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Moulting of the Dragon – Part 1 of “Made in China”

19 Aug 2013

Made in ChinaIt’s no secret that there is a stigma amongst buyers across the globe associated with suppliers in China and the ‘Made in China’ seal of approval. Standards and specifications not being met, defects and delays in production, organizational problems, and ethical issues are commonly associated with Chinese suppliers.

Despite its flaws, China is still the “workshop of the world.” 70% of the global shoe production and 80% of toy production comes from China.

To counter the growing concern of being portrayed as low quality or problematic, Chinese suppliers are becoming more focused on customer service and are “seeking to establish stable relationships over the long term,” says Corinne Ceccoli, Cotecna’s Regional Consumer Goods Manager (Asia).

Industry veterans explain that such poor supplier performance in China is something that was very common a decade ago, but the image has stuck. A French manufacturer says, “ten years ago, I worked with really borderline factories. Since then, 4,000 of these suppliers have closed. Only the best remain.”

“Increased scrutiny of Chinese suppliers has had an effect of “skimming the bad,”” says Nicolas Bluchet, Managing Director at Expert Buy (Shanghai). “Word of mouth works a lot” and those that are consistently problematic are “blacklisted”. Karim Hayab, of Konaxis in Shanghai, recommends avoiding “factories that were launched and grew during the Deng Xiaoping era, which have very few real development strategies.” He prefers more recent suppliers who invest in supply chain processes and machinery to respond to specific requests, and who are generally aware of international standards.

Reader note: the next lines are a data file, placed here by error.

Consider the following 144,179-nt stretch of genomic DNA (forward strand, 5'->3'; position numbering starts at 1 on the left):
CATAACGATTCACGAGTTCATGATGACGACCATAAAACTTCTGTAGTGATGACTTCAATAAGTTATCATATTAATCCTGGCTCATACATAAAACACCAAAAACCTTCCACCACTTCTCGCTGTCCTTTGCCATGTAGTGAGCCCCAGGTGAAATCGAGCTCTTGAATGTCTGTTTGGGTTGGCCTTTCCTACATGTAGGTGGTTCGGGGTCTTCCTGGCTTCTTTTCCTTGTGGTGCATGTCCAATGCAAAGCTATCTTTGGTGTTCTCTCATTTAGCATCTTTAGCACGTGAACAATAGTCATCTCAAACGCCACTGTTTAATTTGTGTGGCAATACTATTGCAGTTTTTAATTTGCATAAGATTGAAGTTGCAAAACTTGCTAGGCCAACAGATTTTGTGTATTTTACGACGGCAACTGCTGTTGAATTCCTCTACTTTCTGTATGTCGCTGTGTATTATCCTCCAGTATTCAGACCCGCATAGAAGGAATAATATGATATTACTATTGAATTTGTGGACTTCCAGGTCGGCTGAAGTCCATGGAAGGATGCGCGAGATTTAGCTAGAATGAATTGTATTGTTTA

It therefore comes as no surprise that research has confirmed a significant increase in the standard of quality of products delivered to the Chinese market as well as products in critical areas like food and children’s items.

Suppliers in China are struggling to manage recent economic factors such as increased wages, a high exchange rate on the Yuan, an unfavorable euro, etc… that were unheard of during the ‘golden days’. “This is why, ‘Made in China’ has become more expensive,” confirms Bluchet. “In the health sector, for example, the difference on the total cost between a product manufactured in China and one manufactured in Italy is now no more than 15%. It was 30% back in 2010.” With production prices steadily increasing in China, buyers are taking their business elsewhere.

In conclusion, one thing is certain: Chinese suppliers have no choice, if they want to stay in the race, they have to upgrade production and to put in place controls to ensure the production process complies with requirements. “You should never hesitate to explain to these suppliers seemingly obvious things … because nothing is obvious in China!”

Cotecna Inspection offers services in inspection, testing and supplier auditing to ensure that products manufactured in China meet your, and international, standards of quality. Contact us if you have any questions regarding an upcoming production, or Request a Quotation straight away.

Download the full article from Connexions magazine.